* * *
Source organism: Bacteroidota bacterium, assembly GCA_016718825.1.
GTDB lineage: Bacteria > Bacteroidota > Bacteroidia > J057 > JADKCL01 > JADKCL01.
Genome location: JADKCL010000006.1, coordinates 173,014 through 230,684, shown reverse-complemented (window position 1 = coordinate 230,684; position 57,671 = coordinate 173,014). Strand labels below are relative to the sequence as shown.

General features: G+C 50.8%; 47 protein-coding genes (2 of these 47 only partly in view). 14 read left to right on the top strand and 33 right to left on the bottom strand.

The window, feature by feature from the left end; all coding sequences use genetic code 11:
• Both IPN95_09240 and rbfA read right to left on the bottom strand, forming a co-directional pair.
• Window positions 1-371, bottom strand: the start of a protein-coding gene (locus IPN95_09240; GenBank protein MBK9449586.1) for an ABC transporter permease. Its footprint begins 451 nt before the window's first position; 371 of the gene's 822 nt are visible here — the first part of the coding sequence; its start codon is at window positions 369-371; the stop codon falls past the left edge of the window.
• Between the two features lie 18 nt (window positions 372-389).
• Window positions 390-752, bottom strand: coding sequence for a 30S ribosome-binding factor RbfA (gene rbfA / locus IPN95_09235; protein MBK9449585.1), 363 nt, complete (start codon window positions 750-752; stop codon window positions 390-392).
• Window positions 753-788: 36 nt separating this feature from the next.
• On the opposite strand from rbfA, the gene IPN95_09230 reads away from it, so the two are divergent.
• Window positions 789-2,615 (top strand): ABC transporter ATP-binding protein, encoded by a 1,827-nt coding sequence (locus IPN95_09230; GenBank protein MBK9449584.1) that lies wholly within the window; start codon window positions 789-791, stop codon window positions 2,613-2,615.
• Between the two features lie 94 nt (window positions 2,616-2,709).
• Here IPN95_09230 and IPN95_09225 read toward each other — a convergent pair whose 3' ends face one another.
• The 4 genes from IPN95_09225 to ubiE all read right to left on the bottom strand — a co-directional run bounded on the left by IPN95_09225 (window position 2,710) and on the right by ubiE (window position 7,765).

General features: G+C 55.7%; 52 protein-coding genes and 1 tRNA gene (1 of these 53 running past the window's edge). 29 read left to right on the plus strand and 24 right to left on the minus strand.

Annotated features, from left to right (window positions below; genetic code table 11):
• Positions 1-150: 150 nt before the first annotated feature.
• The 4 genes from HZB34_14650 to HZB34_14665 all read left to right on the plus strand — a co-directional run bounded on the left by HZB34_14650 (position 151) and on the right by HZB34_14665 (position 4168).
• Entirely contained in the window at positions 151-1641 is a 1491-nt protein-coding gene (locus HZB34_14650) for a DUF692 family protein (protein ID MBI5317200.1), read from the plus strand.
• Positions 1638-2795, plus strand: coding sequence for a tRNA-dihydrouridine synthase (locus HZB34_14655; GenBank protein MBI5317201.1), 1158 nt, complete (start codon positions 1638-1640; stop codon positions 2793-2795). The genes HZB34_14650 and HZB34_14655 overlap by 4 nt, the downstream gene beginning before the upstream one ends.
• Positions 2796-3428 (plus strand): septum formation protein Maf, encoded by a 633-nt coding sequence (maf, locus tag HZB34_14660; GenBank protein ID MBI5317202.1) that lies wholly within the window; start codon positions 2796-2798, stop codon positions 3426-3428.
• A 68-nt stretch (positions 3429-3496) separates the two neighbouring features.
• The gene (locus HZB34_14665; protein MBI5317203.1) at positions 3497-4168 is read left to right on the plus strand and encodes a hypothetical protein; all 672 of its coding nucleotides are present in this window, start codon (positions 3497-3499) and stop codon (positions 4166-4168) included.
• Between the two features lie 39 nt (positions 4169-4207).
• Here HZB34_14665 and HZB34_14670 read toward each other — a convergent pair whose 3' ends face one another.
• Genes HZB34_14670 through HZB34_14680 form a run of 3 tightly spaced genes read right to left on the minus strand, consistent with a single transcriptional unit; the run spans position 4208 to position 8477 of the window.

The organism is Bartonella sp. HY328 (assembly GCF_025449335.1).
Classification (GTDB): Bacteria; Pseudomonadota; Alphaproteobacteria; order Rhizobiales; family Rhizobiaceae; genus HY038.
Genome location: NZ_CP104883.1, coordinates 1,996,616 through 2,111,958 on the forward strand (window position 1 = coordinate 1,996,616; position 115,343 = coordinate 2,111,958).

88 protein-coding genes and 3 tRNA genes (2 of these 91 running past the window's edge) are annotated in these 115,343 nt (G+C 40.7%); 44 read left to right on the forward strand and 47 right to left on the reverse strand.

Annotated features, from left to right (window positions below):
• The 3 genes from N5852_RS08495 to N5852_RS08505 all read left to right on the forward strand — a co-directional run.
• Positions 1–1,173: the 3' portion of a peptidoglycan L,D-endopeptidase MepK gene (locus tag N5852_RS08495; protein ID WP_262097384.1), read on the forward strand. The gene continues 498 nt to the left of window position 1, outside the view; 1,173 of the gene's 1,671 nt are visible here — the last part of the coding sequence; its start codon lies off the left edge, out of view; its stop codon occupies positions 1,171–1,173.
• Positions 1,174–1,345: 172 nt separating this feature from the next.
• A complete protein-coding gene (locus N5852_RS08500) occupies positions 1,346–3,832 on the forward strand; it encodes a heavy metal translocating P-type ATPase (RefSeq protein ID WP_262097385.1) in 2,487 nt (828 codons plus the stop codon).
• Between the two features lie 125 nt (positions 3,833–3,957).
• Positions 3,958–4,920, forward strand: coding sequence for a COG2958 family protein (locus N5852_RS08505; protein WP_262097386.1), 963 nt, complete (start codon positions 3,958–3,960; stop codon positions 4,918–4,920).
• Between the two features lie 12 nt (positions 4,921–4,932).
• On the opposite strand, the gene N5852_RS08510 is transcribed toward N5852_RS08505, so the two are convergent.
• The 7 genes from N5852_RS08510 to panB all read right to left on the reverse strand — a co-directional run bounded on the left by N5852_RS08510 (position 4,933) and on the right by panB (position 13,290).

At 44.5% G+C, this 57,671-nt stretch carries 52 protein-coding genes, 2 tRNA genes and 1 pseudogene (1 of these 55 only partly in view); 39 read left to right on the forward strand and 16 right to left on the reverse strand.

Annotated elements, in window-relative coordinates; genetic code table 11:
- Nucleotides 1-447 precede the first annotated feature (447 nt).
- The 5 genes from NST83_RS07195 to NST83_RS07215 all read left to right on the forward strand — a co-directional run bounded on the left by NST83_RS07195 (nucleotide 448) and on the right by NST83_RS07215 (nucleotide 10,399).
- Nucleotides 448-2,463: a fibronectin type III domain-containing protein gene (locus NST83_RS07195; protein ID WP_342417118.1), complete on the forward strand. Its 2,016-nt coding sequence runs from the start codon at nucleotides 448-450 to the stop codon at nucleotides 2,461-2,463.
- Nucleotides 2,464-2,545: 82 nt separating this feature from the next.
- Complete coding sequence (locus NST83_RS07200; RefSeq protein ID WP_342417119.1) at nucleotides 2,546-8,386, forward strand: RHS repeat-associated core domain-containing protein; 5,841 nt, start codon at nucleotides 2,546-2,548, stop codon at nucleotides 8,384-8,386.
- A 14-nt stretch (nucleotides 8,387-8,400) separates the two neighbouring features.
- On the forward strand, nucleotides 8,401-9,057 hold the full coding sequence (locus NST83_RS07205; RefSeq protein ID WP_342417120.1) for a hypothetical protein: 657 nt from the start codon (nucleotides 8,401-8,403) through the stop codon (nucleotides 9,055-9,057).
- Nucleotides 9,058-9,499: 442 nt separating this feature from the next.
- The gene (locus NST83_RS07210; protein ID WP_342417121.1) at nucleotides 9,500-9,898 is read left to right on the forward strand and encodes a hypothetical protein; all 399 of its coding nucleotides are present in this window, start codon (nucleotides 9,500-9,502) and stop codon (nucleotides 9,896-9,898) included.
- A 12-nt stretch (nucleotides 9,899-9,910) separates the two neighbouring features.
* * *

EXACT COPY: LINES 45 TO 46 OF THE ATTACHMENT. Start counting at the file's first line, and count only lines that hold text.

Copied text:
- The 5 genes from NST83_RS07195 to NST83_RS07215 all read left to right on the forward strand — a co-directional run bounded on the left by NST83_RS07195 (nucleotide 448) and on the right by NST83_RS07215 (nucleotide 10,399).
- Nucleotides 448-2,463: a fibronectin type III domain-containing protein gene (locus NST83_RS07195; protein ID WP_342417118.1), complete on the forward strand. Its 2,016-nt coding sequence runs from the start codon at nucleotides 448-450 to the stop codon at nucleotides 2,461-2,463.